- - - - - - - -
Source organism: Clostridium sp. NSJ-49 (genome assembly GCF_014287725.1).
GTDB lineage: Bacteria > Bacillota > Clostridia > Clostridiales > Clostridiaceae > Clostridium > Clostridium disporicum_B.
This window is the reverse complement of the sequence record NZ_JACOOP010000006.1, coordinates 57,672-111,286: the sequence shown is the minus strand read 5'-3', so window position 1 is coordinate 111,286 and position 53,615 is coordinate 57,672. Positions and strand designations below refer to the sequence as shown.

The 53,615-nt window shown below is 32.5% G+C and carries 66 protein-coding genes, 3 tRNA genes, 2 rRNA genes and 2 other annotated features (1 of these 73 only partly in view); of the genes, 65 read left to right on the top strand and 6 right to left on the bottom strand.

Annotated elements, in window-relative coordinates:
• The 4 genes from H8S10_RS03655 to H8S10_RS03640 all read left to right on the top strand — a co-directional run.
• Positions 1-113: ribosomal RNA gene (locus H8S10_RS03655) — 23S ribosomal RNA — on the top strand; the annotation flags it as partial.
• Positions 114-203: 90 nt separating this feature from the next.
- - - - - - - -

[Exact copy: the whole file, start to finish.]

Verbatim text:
Source organism: Clostridium sp. NSJ-49 (genome assembly GCF_014287725.1).
GTDB lineage: Bacteria > Bacillota > Clostridia > Clostridiales > Clostridiaceae > Clostridium > Clostridium disporicum_B.
This window is the reverse complement of the sequence record NZ_JACOOP010000006.1, coordinates 57,672-111,286: the sequence shown is the minus strand read 5'-3', so window position 1 is coordinate 111,286 and position 53,615 is coordinate 57,672. Positions and strand designations below refer to the sequence as shown.

The 53,615-nt window shown below is 32.5% G+C and carries 66 protein-coding genes, 3 tRNA genes, 2 rRNA genes and 2 other annotated features (1 of these 73 only partly in view); of the genes, 65 read left to right on the top strand and 6 right to left on the bottom strand.

Annotated elements, in window-relative coordinates:
• The 4 genes from H8S10_RS03655 to H8S10_RS03640 all read left to right on the top strand — a co-directional run.
• Positions 1-113: ribosomal RNA gene (locus H8S10_RS03655) — 23S ribosomal RNA — on the top strand; the annotation flags it as partial.
• Positions 114-203: 90 nt separating this feature from the next.